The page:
London Wall Publishing

Shelf Life – news from around the book business – April 2017

Shelf Life – news from around the book business – April 2017


Publishers are entering the spring in good spirits thanks to some very positive news: in 2016, British consumers bought more books in all formats—print, digital and audio—than in 2015. And they spent more money on them too.

Some 360 million units were sold in 2016 – up from 353 million in 2015 – with value standing at £2.4 billion, up from £2.24 billion the previous year.  Steve Bohme, research director at Nielsen which compiles the figures, said: “The book industry will be buoyed by these strong results and overall growth.  This year we’ve seen a range of bestsellers from a diverse selection of genres come to the fore—from Harry Potter and the Cursed Child to Ladybird Books for adults and Enid Blyton parodies and social media sensation Joe Wicks’ healthy cookbooks.

“And these key titles and series have contributed heavily toward this upward trajectory.  It’s refreshing to see how books generally, and print books in particular, are still appealing to younger consumers, both male and female, despite so many other forms of entertainment and information competing for their attention.”

All of which meant that the London Book Fair in mid-March was a bustling, busy affair, with publishers commenting on the “content hungry” atmosphere.  The growth of streaming platforms like Netflix and Amazon Prime was compared by Hannah Griffiths, head of literary acquisitions at All3Media, to “five major dedicated book chains opening up in Britain tomorrow”.  These platforms are hungry for material and publishers are more than happy to provide it.

There was also much discussion of the importance of books in a “post-truth” world in which President Trump’s team talks about “alternative facts”.  Joanna Prior, MD of Penguin General, said: “I feel very positive.  I think we need books, we need long-form journalism and narrative to help us understand the crazy times we are living in, to give us context.  And I think people need a trusted brand, a trusted voice.  Books still matter, and as an industry I think we’re actually rather good at getting that message across.”

The new head of the International Publishers Association, Michiel Kolman, said publishers should stand as “beacons of trustworthiness” in this age of fake news and alternative facts.  He hoped publishers would “take a leading role in providing trustworthy, reliable information – it’s the core of what we do”.

At Faber, Chief Executive Stephen Page sounded upbeat. “There is no shortage of excellent copyright being directed at the book world,” he said.  “We are seeing a lot of highly contested auctions and there are a lot of books that are exciting people.  There is a confidence around which you can see from the speed of auctions.  People are hungry for material.”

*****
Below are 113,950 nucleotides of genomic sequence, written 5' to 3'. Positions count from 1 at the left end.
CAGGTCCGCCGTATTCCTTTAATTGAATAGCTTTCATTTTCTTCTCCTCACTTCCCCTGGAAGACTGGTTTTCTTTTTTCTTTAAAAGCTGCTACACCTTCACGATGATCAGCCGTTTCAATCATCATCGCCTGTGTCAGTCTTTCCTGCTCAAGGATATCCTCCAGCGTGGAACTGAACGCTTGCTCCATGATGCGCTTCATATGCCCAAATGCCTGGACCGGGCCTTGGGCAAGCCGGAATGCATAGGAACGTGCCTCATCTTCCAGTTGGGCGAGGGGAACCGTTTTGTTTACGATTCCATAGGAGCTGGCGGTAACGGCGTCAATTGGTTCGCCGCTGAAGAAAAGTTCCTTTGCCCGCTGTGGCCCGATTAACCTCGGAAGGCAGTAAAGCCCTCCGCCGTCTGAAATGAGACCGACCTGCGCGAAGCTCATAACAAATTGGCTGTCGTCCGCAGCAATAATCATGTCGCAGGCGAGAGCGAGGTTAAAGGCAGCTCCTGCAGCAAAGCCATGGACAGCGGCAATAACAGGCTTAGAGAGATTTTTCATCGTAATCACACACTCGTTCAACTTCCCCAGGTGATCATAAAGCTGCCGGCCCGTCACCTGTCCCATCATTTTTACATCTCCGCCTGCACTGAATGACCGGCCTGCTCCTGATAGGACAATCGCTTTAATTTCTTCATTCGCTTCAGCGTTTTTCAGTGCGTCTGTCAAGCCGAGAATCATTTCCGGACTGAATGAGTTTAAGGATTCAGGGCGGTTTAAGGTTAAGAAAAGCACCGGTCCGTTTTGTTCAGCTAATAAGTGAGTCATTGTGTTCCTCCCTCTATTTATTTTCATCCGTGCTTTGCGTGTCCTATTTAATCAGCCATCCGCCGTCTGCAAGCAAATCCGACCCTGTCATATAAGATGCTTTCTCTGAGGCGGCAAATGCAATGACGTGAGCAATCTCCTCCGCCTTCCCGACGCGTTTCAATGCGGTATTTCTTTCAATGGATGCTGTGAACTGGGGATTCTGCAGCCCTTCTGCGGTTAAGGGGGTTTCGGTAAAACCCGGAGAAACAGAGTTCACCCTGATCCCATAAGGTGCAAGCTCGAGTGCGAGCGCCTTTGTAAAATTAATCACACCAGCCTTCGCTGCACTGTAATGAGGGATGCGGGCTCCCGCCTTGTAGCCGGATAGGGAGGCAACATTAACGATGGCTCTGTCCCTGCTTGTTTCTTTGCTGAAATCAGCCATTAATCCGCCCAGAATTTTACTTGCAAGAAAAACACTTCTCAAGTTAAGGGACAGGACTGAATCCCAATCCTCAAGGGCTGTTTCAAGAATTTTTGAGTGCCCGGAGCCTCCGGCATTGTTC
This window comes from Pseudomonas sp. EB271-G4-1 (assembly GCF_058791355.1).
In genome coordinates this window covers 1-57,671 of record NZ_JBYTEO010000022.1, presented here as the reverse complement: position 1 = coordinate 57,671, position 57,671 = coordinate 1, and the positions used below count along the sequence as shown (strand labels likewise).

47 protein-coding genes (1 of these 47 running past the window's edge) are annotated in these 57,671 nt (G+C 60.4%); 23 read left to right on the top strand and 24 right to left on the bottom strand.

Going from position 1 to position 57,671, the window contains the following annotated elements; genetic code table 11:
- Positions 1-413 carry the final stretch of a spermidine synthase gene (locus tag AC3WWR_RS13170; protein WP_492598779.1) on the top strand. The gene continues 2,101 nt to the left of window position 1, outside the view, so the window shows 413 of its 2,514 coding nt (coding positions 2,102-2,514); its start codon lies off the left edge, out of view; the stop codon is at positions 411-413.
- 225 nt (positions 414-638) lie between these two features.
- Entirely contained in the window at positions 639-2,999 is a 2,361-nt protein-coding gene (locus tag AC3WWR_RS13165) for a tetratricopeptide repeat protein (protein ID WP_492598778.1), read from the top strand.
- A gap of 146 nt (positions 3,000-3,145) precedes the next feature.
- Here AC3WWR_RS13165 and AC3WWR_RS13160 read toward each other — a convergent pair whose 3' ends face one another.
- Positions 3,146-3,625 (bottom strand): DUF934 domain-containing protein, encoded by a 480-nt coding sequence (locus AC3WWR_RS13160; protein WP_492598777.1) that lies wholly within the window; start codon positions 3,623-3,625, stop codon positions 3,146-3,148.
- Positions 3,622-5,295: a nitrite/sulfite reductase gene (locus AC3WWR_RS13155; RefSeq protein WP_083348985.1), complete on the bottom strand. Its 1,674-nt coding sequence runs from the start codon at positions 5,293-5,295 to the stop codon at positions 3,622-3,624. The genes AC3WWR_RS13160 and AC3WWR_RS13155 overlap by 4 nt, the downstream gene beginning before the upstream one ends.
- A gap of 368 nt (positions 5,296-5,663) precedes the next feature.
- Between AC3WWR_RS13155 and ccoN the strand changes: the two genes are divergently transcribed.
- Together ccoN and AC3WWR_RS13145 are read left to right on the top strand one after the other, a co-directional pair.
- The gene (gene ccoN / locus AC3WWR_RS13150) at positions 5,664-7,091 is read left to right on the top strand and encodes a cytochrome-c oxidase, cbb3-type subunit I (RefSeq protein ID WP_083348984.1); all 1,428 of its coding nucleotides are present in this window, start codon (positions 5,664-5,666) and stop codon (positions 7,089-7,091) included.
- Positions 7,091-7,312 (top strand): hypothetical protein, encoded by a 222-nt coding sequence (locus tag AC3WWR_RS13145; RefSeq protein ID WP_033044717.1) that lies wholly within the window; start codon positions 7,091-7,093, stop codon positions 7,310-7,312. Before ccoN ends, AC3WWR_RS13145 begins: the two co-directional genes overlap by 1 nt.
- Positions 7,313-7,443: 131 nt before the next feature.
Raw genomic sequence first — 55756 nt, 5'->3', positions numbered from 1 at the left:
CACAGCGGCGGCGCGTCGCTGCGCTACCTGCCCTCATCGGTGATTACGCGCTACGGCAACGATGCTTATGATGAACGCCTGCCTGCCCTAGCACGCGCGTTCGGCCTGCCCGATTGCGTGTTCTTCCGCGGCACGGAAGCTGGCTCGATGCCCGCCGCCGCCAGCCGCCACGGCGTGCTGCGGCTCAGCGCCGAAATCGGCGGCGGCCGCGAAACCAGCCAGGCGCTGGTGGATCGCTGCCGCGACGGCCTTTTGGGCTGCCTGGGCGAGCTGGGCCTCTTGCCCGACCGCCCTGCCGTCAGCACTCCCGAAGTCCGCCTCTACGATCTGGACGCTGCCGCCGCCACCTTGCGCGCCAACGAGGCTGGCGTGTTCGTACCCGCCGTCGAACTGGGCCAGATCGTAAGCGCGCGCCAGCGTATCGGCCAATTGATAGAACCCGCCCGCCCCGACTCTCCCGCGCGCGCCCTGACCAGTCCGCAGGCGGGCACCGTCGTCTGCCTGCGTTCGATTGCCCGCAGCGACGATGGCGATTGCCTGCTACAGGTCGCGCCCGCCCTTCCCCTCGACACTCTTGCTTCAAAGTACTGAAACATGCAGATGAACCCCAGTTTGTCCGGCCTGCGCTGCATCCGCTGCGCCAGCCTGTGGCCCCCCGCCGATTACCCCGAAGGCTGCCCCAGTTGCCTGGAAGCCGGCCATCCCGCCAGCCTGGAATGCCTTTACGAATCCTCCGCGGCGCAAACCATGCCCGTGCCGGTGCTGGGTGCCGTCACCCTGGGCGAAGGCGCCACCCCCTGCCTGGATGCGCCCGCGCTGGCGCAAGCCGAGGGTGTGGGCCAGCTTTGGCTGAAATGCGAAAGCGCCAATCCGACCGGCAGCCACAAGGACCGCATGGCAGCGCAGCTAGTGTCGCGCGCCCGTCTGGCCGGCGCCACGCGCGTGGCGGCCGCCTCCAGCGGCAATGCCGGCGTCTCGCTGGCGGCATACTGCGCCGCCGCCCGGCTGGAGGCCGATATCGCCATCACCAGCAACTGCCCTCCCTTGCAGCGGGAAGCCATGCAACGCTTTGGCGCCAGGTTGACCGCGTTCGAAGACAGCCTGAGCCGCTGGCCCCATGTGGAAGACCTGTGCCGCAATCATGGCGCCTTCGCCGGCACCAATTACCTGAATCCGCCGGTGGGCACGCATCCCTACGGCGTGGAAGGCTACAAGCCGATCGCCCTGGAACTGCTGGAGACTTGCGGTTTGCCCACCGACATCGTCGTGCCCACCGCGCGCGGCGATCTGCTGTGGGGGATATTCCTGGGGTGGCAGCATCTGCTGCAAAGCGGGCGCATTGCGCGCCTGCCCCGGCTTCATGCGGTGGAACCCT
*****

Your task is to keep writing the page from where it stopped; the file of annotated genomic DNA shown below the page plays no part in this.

That ‘girl on the train’ still has a lot to answer for given that the mood for psychological thrillers shows no sign of abating.  Sphere publishing director Lucy Malagoni snapped up UK and Commonwealth rights (excluding Canada) to Aimee Molloy’s The Perfect Mother, a thriller set in the wake of the abduction of a six-week-old baby, and film rights went swiftly to TriStar.  The same publisher also signed a “high concept” thriller, with commissioning editor Lucy Dauman securing world English language rights to SR Mastrantoné’s debut The Killer You Know from agent Joanna Swainson at Hardman & Swainson.  The novel follows a circle of friends who get together for a reunion – and discover that one of them is a serial killer. 

The book fair also saw another series of agent one-on-ones in which prospective authors were able to pitch their work to some of London’s top agencies.  Laura Williams at Peters, Fraser & Dunlop (PFD) said: “Meeting writers face to face is a very different experience from sifting through the slush pile.  It’s an opportunity for us to see if there’s that click which is necessary for authors and agents to work together, and for writers it’s a great way for them to get feedback on their chapters.”  She also added that PFD reads everything that comes into the agency.

Prolific children’s writer Michael Morpurgo was among the Authors of the Day at the fair and he had some interesting views on the children’s and young adult market.  “What needs mentioning is that there are not enough books by new authors.  We know it’s the greatest risk of all to publish new writers and that’s something the publishing world needs to think about, because that’s where you next Philip Pullman or JK Rowling will come from.”

He also attacked the government for withdrawing funding for libraries, describing it as “awful short-termism.  We seem to forget that stories, poems, books are our national heritage and the right of every child to have.  It’s completely wrong for the government to abandon libraries”.

Latest entries:

London Wall Publishing’s Project Manager, Fiona Marsh, with US actor, Trey Gerrald, at the 18th annual Independent Publisher Book Awards held during BookExpo America in New York receiving the Gold Award for Romance Fiction for The Echoes of Love by Hannah Fielding. 

Launched in 1996 and conducted each year to honor the year's best independently published books, the "IPPY" Awards recognize merit in a broad range of subjects and reward authors and publishers who "take chances and break new ground." Independent publishers, along with independent booksellers, have long held an important role in the world of books, offering an alternative to "the big five" conglomerated media publishers.